Quantification of X-ray data will be performed using both the standardless analysis (for cation contents) and X-ray data measured on standards. The calculation of matrix correction coefficients (Z, A, F) for specimen-standard measurements will be done by using Phi(Rho*z) method [Pouchou and Pichoir, 1984; Bastin and Heijligers, 1991]. The results of standardless standard-calibrated analyses for the same grains will be compared.
 

References:

Akimoto, T., H. Kinoshita and T. Furuta, Electron probe microanalysis study of the process of low-temperature oxidation of titanomagnetite, Earth Planet. Sci. Lett., 71, 263—268, 1984.

Bastin, G. F., and H. J. M. Heijligers, Quantitative electron probe microanalysis of ultra-light elements (boron-oxygen), in Electron probe quantitation, K. J. F. Heinrich and D. E. Newbury eds., Plenum, New York, 1991, 145—161 pp.

Furuta, T., Magnetic properties and ferromagnetic mineralogy of oceanic basalts, Geophys. J. Int., 113, 95—114, 1993.

Pouchou, L. J., and F. Pichoir, New model quantitative x-ray microanalysis, 1. Application to the analysis of homogeneous samples, Rech. Aerosp., 3, 13—38, 1984.

Zhou, W., D. R. Peacor and R. Van der Voo, Determination of lattice parameter, oxidation state, and composition of individual titanomagnetite/titanomaghemite grains by transmission electron microscopy, J. Geophys. Res., 104, 17689—17702, 1999.
 
 



 
 

Results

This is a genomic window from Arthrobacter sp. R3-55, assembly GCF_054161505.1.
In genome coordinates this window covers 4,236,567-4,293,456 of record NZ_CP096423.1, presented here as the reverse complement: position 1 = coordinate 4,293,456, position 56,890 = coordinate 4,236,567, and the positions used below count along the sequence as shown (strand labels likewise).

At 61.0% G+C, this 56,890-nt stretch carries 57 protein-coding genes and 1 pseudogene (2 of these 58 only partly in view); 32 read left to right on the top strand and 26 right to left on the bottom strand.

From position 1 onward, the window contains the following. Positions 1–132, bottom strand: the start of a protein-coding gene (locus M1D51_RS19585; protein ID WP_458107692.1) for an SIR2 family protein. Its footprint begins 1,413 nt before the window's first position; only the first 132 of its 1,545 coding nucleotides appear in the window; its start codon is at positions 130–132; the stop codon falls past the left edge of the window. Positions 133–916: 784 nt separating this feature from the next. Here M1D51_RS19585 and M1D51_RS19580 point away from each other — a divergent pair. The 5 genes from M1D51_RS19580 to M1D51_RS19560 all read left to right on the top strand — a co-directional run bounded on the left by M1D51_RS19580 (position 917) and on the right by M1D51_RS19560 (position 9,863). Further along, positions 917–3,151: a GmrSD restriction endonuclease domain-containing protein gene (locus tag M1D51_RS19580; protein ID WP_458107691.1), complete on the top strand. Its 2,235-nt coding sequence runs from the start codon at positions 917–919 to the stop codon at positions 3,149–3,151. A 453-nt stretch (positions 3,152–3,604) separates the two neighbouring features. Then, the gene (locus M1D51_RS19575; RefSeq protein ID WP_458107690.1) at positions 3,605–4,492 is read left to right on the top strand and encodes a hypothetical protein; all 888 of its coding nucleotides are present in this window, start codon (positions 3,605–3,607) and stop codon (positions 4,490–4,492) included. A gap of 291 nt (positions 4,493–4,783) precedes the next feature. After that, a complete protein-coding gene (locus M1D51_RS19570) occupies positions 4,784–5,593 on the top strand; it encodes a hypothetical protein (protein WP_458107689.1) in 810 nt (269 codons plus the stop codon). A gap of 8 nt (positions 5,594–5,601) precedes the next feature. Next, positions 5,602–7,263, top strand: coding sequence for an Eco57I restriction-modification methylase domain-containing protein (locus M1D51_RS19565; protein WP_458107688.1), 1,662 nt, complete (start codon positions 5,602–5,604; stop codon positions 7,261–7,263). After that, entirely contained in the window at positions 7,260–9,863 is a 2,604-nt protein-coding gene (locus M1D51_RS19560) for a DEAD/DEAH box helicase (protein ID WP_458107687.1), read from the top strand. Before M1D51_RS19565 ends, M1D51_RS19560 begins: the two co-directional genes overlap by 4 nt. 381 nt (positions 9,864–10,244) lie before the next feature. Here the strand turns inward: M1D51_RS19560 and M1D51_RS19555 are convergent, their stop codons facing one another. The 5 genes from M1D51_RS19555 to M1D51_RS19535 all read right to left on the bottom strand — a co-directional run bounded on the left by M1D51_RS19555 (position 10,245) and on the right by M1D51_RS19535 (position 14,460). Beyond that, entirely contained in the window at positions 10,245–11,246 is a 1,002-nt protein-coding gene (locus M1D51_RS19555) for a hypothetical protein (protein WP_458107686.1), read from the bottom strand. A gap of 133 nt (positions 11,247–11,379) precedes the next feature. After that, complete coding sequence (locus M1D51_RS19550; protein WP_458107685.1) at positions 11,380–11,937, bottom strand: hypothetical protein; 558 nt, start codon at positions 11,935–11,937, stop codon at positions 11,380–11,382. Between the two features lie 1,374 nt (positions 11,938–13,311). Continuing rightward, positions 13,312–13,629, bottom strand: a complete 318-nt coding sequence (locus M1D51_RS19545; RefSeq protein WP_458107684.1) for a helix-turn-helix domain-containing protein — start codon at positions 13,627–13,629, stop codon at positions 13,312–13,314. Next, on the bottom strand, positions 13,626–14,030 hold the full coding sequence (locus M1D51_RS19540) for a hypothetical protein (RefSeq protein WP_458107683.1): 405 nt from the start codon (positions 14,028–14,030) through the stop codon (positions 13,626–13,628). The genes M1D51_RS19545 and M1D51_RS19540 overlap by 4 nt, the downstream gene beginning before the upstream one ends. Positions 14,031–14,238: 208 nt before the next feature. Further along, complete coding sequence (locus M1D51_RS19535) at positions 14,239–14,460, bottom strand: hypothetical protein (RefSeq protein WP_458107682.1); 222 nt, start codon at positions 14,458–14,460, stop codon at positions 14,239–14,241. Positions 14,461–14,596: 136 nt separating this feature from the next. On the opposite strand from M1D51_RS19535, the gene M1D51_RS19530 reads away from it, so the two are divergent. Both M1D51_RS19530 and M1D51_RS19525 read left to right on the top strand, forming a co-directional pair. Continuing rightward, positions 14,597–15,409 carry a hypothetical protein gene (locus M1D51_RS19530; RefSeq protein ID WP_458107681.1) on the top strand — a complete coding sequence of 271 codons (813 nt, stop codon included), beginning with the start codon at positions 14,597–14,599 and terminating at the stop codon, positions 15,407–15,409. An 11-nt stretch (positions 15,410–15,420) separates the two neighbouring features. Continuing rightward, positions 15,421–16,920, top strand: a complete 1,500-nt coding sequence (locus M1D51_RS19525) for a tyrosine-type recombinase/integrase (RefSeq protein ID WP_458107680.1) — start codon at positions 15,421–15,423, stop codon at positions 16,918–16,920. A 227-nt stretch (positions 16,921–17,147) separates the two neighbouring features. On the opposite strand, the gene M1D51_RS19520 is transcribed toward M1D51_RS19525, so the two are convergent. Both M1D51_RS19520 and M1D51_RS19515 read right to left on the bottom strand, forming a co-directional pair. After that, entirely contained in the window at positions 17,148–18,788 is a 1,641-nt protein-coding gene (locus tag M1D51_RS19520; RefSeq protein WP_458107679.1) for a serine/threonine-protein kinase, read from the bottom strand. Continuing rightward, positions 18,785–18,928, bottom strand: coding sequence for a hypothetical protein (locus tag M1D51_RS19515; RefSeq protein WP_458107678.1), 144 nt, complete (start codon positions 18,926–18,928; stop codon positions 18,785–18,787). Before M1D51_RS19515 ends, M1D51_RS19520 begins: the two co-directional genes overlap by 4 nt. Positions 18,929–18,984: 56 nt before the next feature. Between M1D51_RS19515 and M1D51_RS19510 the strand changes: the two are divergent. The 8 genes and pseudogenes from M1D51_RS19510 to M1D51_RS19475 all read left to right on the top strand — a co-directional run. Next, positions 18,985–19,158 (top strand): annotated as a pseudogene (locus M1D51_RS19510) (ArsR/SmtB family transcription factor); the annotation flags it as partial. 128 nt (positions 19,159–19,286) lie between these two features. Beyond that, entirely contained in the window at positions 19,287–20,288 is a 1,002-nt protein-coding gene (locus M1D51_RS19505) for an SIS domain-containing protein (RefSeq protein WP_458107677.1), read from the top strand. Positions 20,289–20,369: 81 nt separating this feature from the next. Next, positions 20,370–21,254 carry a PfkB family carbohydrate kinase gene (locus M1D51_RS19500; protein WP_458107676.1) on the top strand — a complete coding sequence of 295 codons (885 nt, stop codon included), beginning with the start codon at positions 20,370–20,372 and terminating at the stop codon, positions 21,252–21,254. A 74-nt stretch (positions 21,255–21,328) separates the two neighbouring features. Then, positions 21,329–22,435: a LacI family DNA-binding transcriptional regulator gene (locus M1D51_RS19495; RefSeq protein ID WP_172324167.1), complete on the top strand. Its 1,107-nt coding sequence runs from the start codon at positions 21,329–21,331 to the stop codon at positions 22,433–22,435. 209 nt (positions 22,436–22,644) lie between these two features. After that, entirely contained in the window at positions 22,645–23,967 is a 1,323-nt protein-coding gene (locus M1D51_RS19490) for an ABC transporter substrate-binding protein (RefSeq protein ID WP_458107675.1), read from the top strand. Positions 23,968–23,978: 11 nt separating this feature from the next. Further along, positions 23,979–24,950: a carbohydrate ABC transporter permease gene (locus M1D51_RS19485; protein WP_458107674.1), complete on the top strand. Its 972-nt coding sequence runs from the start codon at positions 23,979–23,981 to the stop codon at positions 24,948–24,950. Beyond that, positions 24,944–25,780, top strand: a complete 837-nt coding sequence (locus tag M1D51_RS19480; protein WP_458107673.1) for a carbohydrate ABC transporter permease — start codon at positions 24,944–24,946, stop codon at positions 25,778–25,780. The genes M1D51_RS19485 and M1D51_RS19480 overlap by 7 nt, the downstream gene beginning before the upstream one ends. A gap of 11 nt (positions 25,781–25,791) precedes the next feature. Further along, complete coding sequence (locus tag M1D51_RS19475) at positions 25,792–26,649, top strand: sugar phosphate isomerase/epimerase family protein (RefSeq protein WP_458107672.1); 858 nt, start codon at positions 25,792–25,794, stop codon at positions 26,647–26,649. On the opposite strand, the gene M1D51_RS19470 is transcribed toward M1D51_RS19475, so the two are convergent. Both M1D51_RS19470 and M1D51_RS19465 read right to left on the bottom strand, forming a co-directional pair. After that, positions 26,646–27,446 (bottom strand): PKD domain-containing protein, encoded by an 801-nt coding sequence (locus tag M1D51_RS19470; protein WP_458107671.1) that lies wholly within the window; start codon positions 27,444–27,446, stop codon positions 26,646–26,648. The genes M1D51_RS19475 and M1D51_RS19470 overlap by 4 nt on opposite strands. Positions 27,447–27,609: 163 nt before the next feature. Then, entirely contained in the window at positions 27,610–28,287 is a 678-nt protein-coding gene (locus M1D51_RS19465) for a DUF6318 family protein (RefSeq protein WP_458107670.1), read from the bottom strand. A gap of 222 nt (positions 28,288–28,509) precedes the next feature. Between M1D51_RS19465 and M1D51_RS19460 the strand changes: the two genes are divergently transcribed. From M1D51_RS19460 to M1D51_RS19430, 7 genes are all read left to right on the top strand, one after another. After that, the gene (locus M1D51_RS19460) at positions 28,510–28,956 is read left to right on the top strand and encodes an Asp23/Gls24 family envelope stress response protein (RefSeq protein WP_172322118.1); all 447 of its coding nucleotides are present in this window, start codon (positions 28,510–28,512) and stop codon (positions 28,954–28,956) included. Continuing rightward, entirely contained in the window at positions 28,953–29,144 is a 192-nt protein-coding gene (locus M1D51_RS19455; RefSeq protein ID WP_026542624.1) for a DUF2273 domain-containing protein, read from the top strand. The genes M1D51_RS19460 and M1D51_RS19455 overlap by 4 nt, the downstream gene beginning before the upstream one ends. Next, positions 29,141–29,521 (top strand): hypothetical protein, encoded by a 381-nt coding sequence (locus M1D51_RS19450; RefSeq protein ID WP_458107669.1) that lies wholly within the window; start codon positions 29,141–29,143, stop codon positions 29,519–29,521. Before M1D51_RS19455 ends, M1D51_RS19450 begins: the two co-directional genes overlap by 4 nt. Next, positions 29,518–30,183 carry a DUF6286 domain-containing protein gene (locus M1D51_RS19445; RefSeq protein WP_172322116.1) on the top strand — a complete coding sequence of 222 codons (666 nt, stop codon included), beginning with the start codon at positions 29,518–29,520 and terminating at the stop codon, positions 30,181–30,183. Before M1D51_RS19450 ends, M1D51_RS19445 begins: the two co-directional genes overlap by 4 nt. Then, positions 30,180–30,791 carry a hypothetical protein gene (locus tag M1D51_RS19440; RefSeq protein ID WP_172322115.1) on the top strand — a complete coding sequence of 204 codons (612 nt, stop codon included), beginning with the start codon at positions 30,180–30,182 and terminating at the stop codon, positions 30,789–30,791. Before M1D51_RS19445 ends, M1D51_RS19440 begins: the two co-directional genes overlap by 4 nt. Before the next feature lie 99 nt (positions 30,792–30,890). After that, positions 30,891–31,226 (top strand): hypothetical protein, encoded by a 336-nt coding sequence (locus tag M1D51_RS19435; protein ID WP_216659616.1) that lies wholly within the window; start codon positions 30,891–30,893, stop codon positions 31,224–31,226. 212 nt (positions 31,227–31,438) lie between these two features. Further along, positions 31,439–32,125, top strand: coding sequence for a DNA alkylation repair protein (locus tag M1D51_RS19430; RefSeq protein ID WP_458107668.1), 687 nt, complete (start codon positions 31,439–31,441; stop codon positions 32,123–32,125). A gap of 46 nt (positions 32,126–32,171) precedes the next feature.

1. Overview

Quantitative X-ray microanalysis of Fe-Ti oxide minerals (titanomaghemites) was performed using a Leo 982 Scanning Electron Microscope equipped with an Edax Phoenix Energy-dispersive Spectrometry (EDS) system. Quantification of the EDS data was done with a set of natural and synthetic oxide standards. The concentrations of oxygen and cations were calculated from the intensities of measured Ka lines using the Edax PhiZAF matrix correction algorithm; the performance of this algorithm was tested with standard samples. Standardless quantification of the EDS data was compared with the results of standard-calibrated analyses.
Direct measurements of oxygen contents in natural titanomagnetite/titanomaghemite were made previously only by electron microprobe analysis using wavelength-dispersive spectrometry (WDS) [Zhou et al., 1999]. This study suggests that compositional data of similar quality can be obtained from EDS measurements.
 

2. Samples